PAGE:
"I want to say how much Michelle and I appreciate the opportunities to have celebrated so many Hanukkahs with you in the White House ... As many of you know, the name “Hanukkah” comes from the Hebrew word for “dedication.” So we want to thank you again for your dedication to our country, to the historic progress that we’ve made, to the defense of religious freedom in the United States and around the world."
—President Obama at the 2016 Hanukkah celebration
This week, President and First Lady Obama welcomed more than 1,000 people to join in two White House Hanukkah receptions. Over the past eight years, the President has established a tradition of inviting special guests to light Menorahs of great significance here in the White House. In his final year, the President invited family members of the late Nobel Laureate Elie Wiesel and the late Israeli Prime Minister and President Shimon Peres to join him and the First Lady in celebrating Hanukkah.
The Menorah at the first reception was made in kindergarten by Shira Wiesel, the granddaughter of Elie Wiesel. This menorah, though young in shelf life, carries with it the enduring spirit of a people, and of a special family. Elie Wiesel bore witness to one of the darkest chapters in history. He devoted his life to shedding light on the horrors of the Holocaust through acclaimed books like “Night.” Shira’s menorah is more than the innocent creativity of a young school child. It is a testament to the resilience of a family and of a people; it is a flicker of hope in the promise of a new generation; it is the next chapter to the living memorial that was and will forever be Elie Wiesel.
Watch the President's remarks at the afternoon Hanukkah reception:
The Menorah in the second reception belongs to the family of late Israeli President Shimon Peres. During the Holocaust, the menorah was entrusted to a righteous neighbor, who promised to safeguard it in case the family was captured. But one year later, despite the risks, the family quietly locked the doors and closed the windows. They unpacked the menorah and lit the candles to remember and honor the miracle of the Hanukkah story. Days later, German officers raided and burned down the neighbor’s house. All was destroyed, except this menorah.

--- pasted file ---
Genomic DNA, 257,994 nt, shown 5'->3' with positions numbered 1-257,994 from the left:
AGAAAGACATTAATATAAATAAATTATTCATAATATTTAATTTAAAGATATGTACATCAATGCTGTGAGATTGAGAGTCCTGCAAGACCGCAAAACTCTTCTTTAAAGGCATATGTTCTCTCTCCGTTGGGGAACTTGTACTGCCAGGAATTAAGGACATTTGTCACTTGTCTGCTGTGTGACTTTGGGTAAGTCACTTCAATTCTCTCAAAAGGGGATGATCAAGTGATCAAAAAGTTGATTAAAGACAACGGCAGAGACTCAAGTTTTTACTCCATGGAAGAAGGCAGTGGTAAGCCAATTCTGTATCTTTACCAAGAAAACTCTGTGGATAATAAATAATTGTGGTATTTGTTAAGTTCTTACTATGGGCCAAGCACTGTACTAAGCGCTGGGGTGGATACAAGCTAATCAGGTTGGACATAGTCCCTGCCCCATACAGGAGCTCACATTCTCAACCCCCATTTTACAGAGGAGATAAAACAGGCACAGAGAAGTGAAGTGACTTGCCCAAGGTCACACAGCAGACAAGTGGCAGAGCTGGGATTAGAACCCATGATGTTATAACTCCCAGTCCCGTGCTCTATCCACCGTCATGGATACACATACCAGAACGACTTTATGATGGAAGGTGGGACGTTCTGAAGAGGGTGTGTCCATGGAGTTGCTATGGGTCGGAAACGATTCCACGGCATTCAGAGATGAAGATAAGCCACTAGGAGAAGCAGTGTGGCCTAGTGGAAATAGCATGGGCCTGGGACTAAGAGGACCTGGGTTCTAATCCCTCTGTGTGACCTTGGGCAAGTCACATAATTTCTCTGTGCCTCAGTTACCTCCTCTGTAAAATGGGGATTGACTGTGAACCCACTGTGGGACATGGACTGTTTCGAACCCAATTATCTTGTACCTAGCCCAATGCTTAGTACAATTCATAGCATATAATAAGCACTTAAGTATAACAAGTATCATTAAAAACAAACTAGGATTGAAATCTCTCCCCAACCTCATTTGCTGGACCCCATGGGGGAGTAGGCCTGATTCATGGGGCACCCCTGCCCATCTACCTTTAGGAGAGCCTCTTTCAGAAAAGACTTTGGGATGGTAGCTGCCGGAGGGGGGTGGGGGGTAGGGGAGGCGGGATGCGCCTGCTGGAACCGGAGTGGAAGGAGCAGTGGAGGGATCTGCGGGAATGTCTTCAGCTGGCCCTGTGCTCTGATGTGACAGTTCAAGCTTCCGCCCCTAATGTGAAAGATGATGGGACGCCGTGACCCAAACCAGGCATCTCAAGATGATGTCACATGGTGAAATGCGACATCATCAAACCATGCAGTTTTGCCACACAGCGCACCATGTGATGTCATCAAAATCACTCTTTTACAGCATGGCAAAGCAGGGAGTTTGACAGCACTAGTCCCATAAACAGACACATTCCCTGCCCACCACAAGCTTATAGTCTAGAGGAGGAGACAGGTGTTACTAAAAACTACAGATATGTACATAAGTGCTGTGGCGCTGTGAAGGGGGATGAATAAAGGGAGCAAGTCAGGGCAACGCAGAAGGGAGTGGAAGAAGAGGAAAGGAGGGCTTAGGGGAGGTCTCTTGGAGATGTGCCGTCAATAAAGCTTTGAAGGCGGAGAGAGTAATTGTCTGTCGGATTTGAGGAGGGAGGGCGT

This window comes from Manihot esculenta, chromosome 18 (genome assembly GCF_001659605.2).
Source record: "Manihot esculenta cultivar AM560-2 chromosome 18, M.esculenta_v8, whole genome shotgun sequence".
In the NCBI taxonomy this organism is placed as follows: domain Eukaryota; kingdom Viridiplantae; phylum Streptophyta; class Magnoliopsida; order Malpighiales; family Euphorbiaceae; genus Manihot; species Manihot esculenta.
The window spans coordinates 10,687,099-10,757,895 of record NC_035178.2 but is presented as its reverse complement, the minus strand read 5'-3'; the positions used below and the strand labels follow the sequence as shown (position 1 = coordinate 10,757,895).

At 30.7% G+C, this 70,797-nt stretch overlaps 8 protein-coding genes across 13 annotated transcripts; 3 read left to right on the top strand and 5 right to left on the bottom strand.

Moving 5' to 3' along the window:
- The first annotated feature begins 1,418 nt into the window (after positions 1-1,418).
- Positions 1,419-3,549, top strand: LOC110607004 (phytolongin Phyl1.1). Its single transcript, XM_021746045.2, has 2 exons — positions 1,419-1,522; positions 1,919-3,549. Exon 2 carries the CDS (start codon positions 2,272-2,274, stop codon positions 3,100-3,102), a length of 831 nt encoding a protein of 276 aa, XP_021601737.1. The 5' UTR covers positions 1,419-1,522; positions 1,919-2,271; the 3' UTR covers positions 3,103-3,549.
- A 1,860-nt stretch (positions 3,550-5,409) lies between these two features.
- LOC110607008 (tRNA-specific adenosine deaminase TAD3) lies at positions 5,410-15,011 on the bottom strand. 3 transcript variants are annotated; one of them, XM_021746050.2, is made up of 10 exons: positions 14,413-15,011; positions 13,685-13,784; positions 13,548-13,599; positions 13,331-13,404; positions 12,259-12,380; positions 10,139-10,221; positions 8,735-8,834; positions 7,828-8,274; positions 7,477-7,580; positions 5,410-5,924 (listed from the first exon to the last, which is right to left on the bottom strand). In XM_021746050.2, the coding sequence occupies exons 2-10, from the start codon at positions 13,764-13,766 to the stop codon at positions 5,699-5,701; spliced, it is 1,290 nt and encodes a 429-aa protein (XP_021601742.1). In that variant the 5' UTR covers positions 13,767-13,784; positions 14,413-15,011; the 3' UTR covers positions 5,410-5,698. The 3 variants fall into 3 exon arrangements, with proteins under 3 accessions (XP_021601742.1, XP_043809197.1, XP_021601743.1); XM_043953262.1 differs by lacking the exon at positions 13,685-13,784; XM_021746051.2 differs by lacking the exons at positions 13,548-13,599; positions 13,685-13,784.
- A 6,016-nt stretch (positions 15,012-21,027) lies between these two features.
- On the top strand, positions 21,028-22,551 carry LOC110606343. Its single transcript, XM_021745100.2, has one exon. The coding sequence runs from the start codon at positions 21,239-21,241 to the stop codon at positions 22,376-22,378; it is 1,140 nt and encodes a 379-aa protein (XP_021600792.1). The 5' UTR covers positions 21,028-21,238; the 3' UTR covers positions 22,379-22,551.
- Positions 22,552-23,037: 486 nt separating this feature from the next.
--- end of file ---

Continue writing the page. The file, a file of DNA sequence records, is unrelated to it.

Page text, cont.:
The Walden family survived the raid and the war, and eventually moved to Israel in 1952. Among their meager belongings, they brought their menorah. Two decades later, their son Raphael married Tsvia Peres, the only daughter of Sonia and Shimon Peres, one of Israel’s founding fathers and most prominent lights. The two families have since gathered together every Hanukkah to light this menorah and recall the miracle of its existence and the Jewish people’s continued survival.
Both of the these Menorahs underscore the spirit of Hanukkah and remind us that light will prevail even in the darkest of times. We are honored to light the Menorah for the last time at the White House alongside both the Wiesel and Peres families.
Watch the President's remarks at the evening Hanukkah reception:
From all of us at the White House, Chag Orim Sameach and Happy Hanukkah!